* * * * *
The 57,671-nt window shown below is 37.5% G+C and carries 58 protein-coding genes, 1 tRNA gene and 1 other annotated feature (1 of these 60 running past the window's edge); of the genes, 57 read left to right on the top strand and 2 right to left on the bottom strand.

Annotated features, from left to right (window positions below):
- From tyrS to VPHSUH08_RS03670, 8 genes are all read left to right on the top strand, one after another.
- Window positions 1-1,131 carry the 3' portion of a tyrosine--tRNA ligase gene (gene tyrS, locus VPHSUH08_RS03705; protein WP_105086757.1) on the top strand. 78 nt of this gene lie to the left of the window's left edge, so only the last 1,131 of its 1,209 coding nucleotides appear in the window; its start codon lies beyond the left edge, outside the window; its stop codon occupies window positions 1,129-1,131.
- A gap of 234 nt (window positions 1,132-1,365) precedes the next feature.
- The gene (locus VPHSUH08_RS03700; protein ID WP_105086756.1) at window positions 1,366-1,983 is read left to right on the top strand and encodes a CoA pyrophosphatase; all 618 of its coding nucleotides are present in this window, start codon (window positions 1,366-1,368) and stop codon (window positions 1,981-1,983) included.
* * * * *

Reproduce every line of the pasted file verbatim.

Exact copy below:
The 57,671-nt window shown below is 37.5% G+C and carries 58 protein-coding genes, 1 tRNA gene and 1 other annotated feature (1 of these 60 running past the window's edge); of the genes, 57 read left to right on the top strand and 2 right to left on the bottom strand.

Annotated features, from left to right (window positions below):
- From tyrS to VPHSUH08_RS03670, 8 genes are all read left to right on the top strand, one after another.
- Window positions 1-1,131 carry the 3' portion of a tyrosine--tRNA ligase gene (gene tyrS, locus VPHSUH08_RS03705; protein WP_105086757.1) on the top strand. 78 nt of this gene lie to the left of the window's left edge, so only the last 1,131 of its 1,209 coding nucleotides appear in the window; its start codon lies beyond the left edge, outside the window; its stop codon occupies window positions 1,129-1,131.
- A gap of 234 nt (window positions 1,132-1,365) precedes the next feature.
- The gene (locus VPHSUH08_RS03700; protein ID WP_105086756.1) at window positions 1,366-1,983 is read left to right on the top strand and encodes a CoA pyrophosphatase; all 618 of its coding nucleotides are present in this window, start codon (window positions 1,366-1,368) and stop codon (window positions 1,981-1,983) included.